Science Project:

What Effect Does Oil have on Birds?

4.2 based on 15 ratings
Difficulty of Project

Medium

Cost

Less than $50

Safety Issues

None

Material Availability

A molted feather obtained from a chicken or other pet bird. A microscope can be borrowed or purchased. Other materials are readily found at home or can be purchased.

Approximate Time Required to Complete the Project

One day to one week

Objective

Lean about what makes a bird waterproof (hint – it is not the oil gland), and how oil affects a bird’s waterproofing. With more in depth research, the student will learn how else oil affects the bird, internally and externally.

  • Molted feather must be from a chicken or other pet bird. Do not collect wild bird feathers, as this is illegal.
  • Microscope
  • Vegetable oil
  • Display board
  • Photographs of oiled birds
  • Diagrams

Introduction

Our dependence on petroleum oil has unfortunate consequences for the environment and wildlife. When oil spills into waterways, birds that come in contact with the oil instantly lose their waterproofing and often do not survive without human help. Use this project to learn what makes a bird waterproof, how just a single drop of oil spilled into the environment damages a bird’s feather structure and other harmful effects of oil on birds. When researching this project you will find many that state that the uropygial gland, or oil gland, alone makes the feathers waterproof – this is a common misconception, even amongst experts – investigate further to discover the role of the uropygial gland.
Research Questions
  • How do feathers make a bird waterproof?
  • What is the structure of a feather when viewed under a microscope?
  • What does the uropygial gland do for feathers?
  • What species of birds have a reduced or completely lack a uropygial gland? What type of habitat do they live in?
  • What happens to a feather contaminated with oil?
  • Does petroleum oil affect a bird in other ways besides damaging the feathers?
Terms, Concepts and Questions to Start Background Research
  • Wildlife Rehabilitation – the act of caring for, and treating, injured and sick native wild animals with the intention of rereleasing the animal back into its native habitat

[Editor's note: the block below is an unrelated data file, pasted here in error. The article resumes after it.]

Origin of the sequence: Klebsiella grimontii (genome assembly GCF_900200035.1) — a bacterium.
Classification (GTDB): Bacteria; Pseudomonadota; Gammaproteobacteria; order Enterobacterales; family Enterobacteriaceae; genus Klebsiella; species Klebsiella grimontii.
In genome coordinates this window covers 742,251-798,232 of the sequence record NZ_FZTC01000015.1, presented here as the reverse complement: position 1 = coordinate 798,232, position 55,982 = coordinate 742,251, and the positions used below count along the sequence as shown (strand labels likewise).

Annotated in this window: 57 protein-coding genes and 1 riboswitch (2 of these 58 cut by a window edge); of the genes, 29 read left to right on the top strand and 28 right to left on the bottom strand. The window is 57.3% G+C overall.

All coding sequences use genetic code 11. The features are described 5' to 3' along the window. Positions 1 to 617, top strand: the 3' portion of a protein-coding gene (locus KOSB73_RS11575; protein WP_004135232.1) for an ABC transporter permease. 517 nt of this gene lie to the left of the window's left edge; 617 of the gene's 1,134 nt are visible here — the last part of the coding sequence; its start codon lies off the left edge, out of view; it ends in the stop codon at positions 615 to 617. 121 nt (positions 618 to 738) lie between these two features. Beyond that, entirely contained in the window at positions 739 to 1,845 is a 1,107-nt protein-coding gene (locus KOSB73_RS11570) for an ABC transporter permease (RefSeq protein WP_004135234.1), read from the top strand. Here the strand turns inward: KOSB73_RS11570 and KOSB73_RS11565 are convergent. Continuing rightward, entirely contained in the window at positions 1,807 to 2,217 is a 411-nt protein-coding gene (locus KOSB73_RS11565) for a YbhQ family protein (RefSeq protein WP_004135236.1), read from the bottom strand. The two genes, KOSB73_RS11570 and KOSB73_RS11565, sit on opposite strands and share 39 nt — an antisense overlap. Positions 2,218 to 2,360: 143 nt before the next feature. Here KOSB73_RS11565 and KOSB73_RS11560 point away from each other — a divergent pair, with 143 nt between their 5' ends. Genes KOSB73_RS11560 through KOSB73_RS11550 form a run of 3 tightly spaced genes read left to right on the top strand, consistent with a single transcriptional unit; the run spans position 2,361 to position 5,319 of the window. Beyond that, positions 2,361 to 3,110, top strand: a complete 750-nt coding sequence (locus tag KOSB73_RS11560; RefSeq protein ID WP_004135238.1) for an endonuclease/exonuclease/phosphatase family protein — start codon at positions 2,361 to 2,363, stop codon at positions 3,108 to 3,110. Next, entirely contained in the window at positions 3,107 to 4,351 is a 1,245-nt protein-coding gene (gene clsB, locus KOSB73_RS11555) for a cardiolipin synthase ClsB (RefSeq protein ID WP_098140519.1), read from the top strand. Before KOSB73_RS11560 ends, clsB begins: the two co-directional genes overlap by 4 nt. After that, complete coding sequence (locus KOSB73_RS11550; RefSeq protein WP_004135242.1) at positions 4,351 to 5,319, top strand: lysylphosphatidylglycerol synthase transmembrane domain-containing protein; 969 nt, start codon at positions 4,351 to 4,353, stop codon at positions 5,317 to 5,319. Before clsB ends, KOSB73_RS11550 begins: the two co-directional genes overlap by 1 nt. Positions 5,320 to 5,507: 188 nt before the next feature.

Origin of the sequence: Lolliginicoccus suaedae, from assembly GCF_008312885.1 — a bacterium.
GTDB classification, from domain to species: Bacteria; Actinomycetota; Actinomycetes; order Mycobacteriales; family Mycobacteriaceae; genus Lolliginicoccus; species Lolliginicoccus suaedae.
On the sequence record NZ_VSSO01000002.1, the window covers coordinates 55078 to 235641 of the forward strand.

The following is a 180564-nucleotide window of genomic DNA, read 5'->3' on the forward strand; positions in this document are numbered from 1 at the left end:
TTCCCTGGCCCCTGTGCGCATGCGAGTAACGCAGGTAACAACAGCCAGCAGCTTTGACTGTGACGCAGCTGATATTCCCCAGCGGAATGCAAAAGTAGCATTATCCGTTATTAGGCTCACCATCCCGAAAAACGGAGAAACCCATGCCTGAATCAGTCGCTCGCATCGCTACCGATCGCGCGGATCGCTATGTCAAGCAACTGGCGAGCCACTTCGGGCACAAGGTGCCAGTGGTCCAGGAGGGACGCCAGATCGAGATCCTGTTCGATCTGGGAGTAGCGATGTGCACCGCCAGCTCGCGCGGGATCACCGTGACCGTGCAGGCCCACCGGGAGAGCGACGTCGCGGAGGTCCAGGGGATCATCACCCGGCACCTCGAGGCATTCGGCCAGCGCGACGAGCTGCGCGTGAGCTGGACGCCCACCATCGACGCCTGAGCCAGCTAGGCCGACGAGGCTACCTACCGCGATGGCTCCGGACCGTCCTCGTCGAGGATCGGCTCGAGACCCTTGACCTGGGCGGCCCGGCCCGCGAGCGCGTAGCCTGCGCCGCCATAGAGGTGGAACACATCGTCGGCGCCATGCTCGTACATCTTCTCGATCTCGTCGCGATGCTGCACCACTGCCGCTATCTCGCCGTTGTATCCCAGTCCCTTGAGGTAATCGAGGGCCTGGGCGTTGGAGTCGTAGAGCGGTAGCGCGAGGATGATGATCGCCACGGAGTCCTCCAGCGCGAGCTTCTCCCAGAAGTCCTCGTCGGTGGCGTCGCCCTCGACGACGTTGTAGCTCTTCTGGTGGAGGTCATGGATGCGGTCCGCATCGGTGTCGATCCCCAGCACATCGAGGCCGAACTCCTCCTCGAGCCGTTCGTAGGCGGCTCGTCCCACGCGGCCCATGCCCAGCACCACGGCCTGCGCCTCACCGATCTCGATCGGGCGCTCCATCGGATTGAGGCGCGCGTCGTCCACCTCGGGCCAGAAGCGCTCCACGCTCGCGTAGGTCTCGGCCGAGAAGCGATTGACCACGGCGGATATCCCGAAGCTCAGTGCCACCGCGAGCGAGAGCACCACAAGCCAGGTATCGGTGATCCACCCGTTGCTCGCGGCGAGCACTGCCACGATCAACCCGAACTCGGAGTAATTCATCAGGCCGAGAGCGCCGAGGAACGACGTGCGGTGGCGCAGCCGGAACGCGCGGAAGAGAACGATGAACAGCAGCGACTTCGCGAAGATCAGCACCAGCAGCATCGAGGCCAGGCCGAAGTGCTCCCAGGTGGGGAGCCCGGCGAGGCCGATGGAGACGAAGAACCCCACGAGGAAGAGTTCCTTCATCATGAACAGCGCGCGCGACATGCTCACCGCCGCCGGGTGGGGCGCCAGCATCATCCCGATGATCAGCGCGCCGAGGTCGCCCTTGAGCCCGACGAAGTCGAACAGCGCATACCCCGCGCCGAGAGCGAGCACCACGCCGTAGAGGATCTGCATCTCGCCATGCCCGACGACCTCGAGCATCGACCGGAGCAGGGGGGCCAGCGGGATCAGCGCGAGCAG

• Migratory Bird Treaty Act of 1918 – Treaty between the U.S., Canada and other countries that protects native birds making it illegal in part to “pursue, hunt, take, capture, kill, attempt to take, capture or kill, possess,. . . for the protection of migratory birds . . . or any part, nest, or egg of any such bird." (16 U.S.C. 703)
  • Waterproof – when a bird has a protective coat that prevents water from reaching the skin and traps an insulating layer of air under the feathers.
  • Uropygial gland – a gland located at the base of the tail found in most species of birds that secretes and oily substance.

  • Conduct background research on waterproofing and the effects of oil on birds.
  • Run your fingers along the feather to align the feather and then to break up the feather. Look at the feather under a microscope after aligning the feather and after breaking it up. Diagram the results of each.
  • Put a drop of vegetable oil on the feather and gently rub it in with your finger. This replicates how a bird would try to preen itself in an attempt to clean the oil off. What happens? Look at the oil spot under a microscope and diagram what you see.
  • Make a display presenting your research and experiment results. Include an undamaged feather and oiled feather to show.

Bibliography

IBRRC: How Oil Affects Birds http://www.ibrrc.org/oil_affects.html

Oiled Wildlife Care Network: Effects of Oil on Wildlife http://www.owcn.org/about-oiled-wildlife/effects-of-oil-on-wildlife

Rochester Institute of Technology: Flightless Cormorant http://people.rit.edu/rhrsbi/GalapagosPages/Cormorant.html

Unusual feather structure allows partial plumage wettability in diving great cormorants Phalacrocorax carbo http://www.cefe.cnrs.fr/esp/publis/DG/GremilletJAB2005.pdf

International Wildlife Rehabilitation Council http://www.iwrc-online.org

Author: Jennifer L. Tuso
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